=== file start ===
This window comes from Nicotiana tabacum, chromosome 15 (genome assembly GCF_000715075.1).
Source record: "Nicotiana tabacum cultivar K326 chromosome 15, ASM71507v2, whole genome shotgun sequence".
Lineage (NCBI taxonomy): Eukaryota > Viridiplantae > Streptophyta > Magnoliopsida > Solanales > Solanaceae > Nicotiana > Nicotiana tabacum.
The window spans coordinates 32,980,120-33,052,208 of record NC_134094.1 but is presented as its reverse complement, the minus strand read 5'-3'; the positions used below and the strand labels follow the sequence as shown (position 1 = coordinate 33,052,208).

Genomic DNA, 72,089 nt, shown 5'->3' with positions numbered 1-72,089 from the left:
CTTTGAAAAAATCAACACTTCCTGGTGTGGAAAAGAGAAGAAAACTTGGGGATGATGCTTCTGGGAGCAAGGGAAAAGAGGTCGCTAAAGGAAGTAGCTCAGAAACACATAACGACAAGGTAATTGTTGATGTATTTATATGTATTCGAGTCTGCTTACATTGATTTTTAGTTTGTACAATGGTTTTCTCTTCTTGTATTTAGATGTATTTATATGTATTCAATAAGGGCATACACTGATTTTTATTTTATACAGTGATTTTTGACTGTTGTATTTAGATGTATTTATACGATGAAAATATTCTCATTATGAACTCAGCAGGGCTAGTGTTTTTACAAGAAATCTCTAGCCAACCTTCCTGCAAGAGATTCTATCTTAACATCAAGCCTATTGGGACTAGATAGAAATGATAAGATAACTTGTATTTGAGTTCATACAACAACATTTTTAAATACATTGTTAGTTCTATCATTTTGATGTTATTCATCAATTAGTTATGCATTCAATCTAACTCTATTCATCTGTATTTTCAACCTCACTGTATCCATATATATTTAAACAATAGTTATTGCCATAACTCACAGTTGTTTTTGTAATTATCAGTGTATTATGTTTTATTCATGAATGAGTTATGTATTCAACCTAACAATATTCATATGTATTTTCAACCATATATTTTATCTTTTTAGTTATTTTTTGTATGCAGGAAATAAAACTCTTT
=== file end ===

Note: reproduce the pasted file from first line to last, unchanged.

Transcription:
This window comes from Nicotiana tabacum, chromosome 15 (genome assembly GCF_000715075.1).
Source record: "Nicotiana tabacum cultivar K326 chromosome 15, ASM71507v2, whole genome shotgun sequence".
Lineage (NCBI taxonomy): Eukaryota > Viridiplantae > Streptophyta > Magnoliopsida > Solanales > Solanaceae > Nicotiana > Nicotiana tabacum.
The window spans coordinates 32,980,120-33,052,208 of record NC_134094.1 but is presented as its reverse complement, the minus strand read 5'-3'; the positions used below and the strand labels follow the sequence as shown (position 1 = coordinate 33,052,208).

Genomic DNA, 72,089 nt, shown 5'->3' with positions numbered 1-72,089 from the left:
CTTTGAAAAAATCAACACTTCCTGGTGTGGAAAAGAGAAGAAAACTTGGGGATGATGCTTCTGGGAGCAAGGGAAAAGAGGTCGCTAAAGGAAGTAGCTCAGAAACACATAACGACAAGGTAATTGTTGATGTATTTATATGTATTCGAGTCTGCTTACATTGATTTTTAGTTTGTACAATGGTTTTCTCTTCTTGTATTTAGATGTATTTATATGTATTCAATAAGGGCATACACTGATTTTTATTTTATACAGTGATTTTTGACTGTTGTATTTAGATGTATTTATACGATGAAAATATTCTCATTATGAACTCAGCAGGGCTAGTGTTTTTACAAGAAATCTCTAGCCAACCTTCCTGCAAGAGATTCTATCTTAACATCAAGCCTATTGGGACTAGATAGAAATGATAAGATAACTTGTATTTGAGTTCATACAACAACATTTTTAAATACATTGTTAGTTCTATCATTTTGATGTTATTCATCAATTAGTTATGCATTCAATCTAACTCTATTCATCTGTATTTTCAACCTCACTGTATCCATATATATTTAAACAATAGTTATTGCCATAACTCACAGTTGTTTTTGTAATTATCAGTGTATTATGTTTTATTCATGAATGAGTTATGTATTCAACCTAACAATATTCATATGTATTTTCAACCATATATTTTATCTTTTTAGTTATTTTTTGTATGCAGGAAATAAAACTCTTT